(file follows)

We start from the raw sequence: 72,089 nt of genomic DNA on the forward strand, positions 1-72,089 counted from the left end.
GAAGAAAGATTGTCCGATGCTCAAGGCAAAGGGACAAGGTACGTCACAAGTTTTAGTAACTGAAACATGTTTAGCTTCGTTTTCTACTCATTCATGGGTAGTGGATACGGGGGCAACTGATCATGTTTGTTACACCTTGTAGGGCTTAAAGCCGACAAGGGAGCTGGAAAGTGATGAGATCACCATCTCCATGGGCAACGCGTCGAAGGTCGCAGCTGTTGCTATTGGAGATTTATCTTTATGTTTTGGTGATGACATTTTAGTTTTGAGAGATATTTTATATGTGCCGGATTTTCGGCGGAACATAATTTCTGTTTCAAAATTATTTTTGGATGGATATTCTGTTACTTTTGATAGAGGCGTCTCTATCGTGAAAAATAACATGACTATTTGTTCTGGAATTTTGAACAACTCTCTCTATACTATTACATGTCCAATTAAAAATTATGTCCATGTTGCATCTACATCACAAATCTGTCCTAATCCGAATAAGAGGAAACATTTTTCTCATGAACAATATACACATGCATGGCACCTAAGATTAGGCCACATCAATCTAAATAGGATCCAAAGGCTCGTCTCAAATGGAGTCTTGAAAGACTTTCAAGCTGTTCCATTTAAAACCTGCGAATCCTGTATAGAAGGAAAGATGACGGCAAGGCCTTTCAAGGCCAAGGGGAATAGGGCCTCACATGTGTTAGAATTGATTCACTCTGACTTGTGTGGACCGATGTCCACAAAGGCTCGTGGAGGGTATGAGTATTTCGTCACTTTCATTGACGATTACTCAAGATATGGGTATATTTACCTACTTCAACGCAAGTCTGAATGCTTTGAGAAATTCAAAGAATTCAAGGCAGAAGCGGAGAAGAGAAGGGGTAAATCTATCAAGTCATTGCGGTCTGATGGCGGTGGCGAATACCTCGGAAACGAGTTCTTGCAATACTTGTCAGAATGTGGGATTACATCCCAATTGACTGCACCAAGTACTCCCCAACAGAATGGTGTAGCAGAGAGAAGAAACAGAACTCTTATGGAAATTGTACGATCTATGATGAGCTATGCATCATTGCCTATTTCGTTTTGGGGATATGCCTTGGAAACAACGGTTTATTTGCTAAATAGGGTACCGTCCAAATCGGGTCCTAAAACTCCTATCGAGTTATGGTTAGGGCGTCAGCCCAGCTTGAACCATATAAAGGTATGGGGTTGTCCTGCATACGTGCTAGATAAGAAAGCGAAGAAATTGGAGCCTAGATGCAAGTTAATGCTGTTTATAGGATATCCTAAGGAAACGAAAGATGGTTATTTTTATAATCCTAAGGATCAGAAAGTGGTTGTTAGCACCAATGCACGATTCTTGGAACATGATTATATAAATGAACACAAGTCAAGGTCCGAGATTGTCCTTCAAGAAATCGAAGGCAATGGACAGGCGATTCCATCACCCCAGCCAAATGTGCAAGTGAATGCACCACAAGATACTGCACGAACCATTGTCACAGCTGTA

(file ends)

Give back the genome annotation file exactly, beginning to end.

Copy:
We start from the raw sequence: 72,089 nt of genomic DNA on the forward strand, positions 1-72,089 counted from the left end.
GAAGAAAGATTGTCCGATGCTCAAGGCAAAGGGACAAGGTACGTCACAAGTTTTAGTAACTGAAACATGTTTAGCTTCGTTTTCTACTCATTCATGGGTAGTGGATACGGGGGCAACTGATCATGTTTGTTACACCTTGTAGGGCTTAAAGCCGACAAGGGAGCTGGAAAGTGATGAGATCACCATCTCCATGGGCAACGCGTCGAAGGTCGCAGCTGTTGCTATTGGAGATTTATCTTTATGTTTTGGTGATGACATTTTAGTTTTGAGAGATATTTTATATGTGCCGGATTTTCGGCGGAACATAATTTCTGTTTCAAAATTATTTTTGGATGGATATTCTGTTACTTTTGATAGAGGCGTCTCTATCGTGAAAAATAACATGACTATTTGTTCTGGAATTTTGAACAACTCTCTCTATACTATTACATGTCCAATTAAAAATTATGTCCATGTTGCATCTACATCACAAATCTGTCCTAATCCGAATAAGAGGAAACATTTTTCTCATGAACAATATACACATGCATGGCACCTAAGATTAGGCCACATCAATCTAAATAGGATCCAAAGGCTCGTCTCAAATGGAGTCTTGAAAGACTTTCAAGCTGTTCCATTTAAAACCTGCGAATCCTGTATAGAAGGAAAGATGACGGCAAGGCCTTTCAAGGCCAAGGGGAATAGGGCCTCACATGTGTTAGAATTGATTCACTCTGACTTGTGTGGACCGATGTCCACAAAGGCTCGTGGAGGGTATGAGTATTTCGTCACTTTCATTGACGATTACTCAAGATATGGGTATATTTACCTACTTCAACGCAAGTCTGAATGCTTTGAGAAATTCAAAGAATTCAAGGCAGAAGCGGAGAAGAGAAGGGGTAAATCTATCAAGTCATTGCGGTCTGATGGCGGTGGCGAATACCTCGGAAACGAGTTCTTGCAATACTTGTCAGAATGTGGGATTACATCCCAATTGACTGCACCAAGTACTCCCCAACAGAATGGTGTAGCAGAGAGAAGAAACAGAACTCTTATGGAAATTGTACGATCTATGATGAGCTATGCATCATTGCCTATTTCGTTTTGGGGATATGCCTTGGAAACAACGGTTTATTTGCTAAATAGGGTACCGTCCAAATCGGGTCCTAAAACTCCTATCGAGTTATGGTTAGGGCGTCAGCCCAGCTTGAACCATATAAAGGTATGGGGTTGTCCTGCATACGTGCTAGATAAGAAAGCGAAGAAATTGGAGCCTAGATGCAAGTTAATGCTGTTTATAGGATATCCTAAGGAAACGAAAGATGGTTATTTTTATAATCCTAAGGATCAGAAAGTGGTTGTTAGCACCAATGCACGATTCTTGGAACATGATTATATAAATGAACACAAGTCAAGGTCCGAGATTGTCCTTCAAGAAATCGAAGGCAATGGACAGGCGATTCCATCACCCCAGCCAAATGTGCAAGTGAATGCACCACAAGATACTGCACGAACCATTGTCACAGCTGTA